Each senior was assigned two sophomores: one motivated and another, let’s say, less eager for the tutoring experience. The sophomores earned extra credit, the seniors completed their final exam project. Every available academic advisement period was utilized for four weeks. (Academic advisement is a forty minute block of time when the entire high school stops, every day.) There were constant hurdles: sophomores did not always show up for the forty-minute block of time, the seniors had fun senior activities to attend during that time period, academic advisement was canceled due to scheduling conflicts, and both the sophomores and seniors had other academic obligations to meet. My room was chaos — loud, messy, and disorganized. Some tutors successfully convinced their students to meet at alternative times and places, often the incentive of food was offered.
Slowly, I began to notice cohesion. The sophomores began to claim the seniors as “their” tutors, proclaiming in class that: “Oh, I went over that topic with my tutor.” As the seniors helped me grade review assessments, they became deeply invested in the success of their sophomores. Rapport and trust were established. The tutoring sessions were more frequent, the previous hurdles were trampled.
And then, I looked up from the pile of grading on my desk and saw this:
The students were engaged. The seniors were telling the sophomores useful test taking strategies. The sophomores were organizing essay details. The seniors were discussing historical events and figures with mastery. The room was filled with the music of teaching and learning. It was all fleeting, and I was exhausted, but as a public school teacher, I will always embrace what positives I can get!
On the last day of class, the seniors handed in their reflections. I passed out candy as we sat in a circle. We chatted about the positives, the challenges, and their takeaways from the previous month.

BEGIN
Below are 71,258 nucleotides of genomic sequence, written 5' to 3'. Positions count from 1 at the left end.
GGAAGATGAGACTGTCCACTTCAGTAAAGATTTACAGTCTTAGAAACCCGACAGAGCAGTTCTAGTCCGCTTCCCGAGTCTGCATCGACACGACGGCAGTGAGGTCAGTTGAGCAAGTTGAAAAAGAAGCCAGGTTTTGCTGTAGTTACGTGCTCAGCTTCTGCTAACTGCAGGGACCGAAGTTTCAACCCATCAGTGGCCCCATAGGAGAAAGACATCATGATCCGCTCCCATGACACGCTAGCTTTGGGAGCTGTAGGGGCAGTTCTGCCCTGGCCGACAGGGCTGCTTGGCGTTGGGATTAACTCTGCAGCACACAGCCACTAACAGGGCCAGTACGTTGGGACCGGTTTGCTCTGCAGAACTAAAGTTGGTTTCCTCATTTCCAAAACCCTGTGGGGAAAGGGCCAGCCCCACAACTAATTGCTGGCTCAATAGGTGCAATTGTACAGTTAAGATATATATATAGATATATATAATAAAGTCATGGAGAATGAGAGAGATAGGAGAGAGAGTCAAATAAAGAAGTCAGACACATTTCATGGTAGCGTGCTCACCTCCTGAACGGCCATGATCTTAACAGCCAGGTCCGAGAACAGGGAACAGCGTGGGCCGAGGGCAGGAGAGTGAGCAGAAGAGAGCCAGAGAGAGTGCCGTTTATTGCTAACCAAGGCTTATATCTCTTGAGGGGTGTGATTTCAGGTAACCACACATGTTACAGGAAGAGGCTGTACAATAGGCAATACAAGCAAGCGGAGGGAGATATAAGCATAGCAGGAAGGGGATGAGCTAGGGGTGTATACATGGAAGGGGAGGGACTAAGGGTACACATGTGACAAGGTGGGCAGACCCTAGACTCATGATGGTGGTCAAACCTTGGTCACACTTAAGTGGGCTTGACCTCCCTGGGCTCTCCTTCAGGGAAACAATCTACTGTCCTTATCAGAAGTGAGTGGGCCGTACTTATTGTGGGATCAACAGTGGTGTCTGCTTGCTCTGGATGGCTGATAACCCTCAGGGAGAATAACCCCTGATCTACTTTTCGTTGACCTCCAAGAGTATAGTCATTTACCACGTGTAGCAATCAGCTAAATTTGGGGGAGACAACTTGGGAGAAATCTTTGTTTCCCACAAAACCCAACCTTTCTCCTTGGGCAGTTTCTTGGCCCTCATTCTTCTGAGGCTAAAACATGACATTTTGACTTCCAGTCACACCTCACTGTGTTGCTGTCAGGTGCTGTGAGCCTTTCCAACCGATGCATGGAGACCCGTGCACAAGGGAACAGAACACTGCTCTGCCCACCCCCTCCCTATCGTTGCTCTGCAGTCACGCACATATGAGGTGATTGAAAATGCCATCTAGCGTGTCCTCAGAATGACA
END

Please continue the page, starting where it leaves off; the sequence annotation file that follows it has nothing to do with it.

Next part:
One young man smiled as he recalled how his student began with a defeated attitude, but by the end of the four weeks was actually trying to complete his work and was willing to participate. Another senior stated that he was happy that he could explain the historical events in a manner that the sophomore could more easily comprehend. I commented that the seniors showed the sophomores that there was light at the end of the tunnel; the seniors modeled for the sophomores that they too would survive Mrs. Brown and global history class!
Most of the seniors cited time and motivation as their biggest challenges. One female student lamented her frustration over being asked to explain content repeatedly. Another female student commented that the many interruptions to the schedule broke the “flow” of the process. Overall, the students all agreed that teaching takes considerable knowledge, patience, and skill.
I asked the students to reflect on what they learned about public school teachers from this experience. One male student said that he felt it was very difficult to teach such diverse learners. He had learned that teachers need to meet the needs of many types of people. Another female student said: “I realized how important public school teachers are. Without you all, we might as well go back to living in caves.” We all chuckled at that image of suburban caves, but I told her that I sensed that she meant that public school teachers provide structure and guidance in an uncertain world during an often confusing time in a person’s life: childhood. Many of the students expressed that they felt proud of their school. They commented on how they have been nurtured, supported and well educated by our public school system.
To conclude the class and the year, I polled each student as to their future career plans. One student emphatically said he would never teach. He found it very boring. Three of the thirteen said they planned on being social studies teachers. The rest were a mix of business, communication, and undecided majors. All, however, will be taxpayers. Many of them will have children of their own.